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Abstract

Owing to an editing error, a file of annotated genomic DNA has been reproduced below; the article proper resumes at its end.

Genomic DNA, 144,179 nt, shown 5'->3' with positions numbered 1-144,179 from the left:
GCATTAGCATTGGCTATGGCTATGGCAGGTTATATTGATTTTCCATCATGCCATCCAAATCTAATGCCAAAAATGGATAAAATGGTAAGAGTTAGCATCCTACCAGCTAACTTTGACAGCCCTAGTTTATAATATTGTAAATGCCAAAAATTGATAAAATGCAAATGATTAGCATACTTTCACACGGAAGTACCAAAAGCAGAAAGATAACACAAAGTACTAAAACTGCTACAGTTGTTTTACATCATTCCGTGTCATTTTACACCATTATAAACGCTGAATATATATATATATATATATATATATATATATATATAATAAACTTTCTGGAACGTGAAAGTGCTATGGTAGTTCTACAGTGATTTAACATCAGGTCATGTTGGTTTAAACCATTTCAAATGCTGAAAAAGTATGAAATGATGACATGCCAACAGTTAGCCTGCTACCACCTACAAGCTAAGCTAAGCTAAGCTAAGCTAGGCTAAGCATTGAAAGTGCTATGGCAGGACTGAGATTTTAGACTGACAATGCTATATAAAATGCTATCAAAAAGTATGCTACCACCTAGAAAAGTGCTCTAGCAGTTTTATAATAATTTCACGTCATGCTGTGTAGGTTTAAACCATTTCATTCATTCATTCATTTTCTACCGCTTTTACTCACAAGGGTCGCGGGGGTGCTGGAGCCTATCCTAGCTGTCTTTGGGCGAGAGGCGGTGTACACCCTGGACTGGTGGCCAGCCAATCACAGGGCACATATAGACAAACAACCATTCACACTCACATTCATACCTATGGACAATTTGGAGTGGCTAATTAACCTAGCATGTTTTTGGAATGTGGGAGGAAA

Do policies made during authoritarian periods still matter after democratization? This paper attempts to investigate how might the differences in economic and labor policies during authoritarian periods contribute to the differing labor conditions in democratized countries. Based on the comparative country case study and the statistics of labor disputes, the paper examines the relationship between the neoliberal economic policies adopted during the authoritarian rules and the level of labor disputes after democratization. Specifically, we argue that some core policies of the neoliberal reforms, such as the mass privatization of state-owned enterprises, significantly reshuffled the labor force employed in the original enterprises, driving up unemployment and underemployment in the short-term and disrupting the ranks of organized labor. And in combination of labor policies that prohibited the right to collective action, neoliberal policies adopted during the authoritarian periods would greatly undermine the forces of organized labor, contributing to fewer industrial disputes after democratization.

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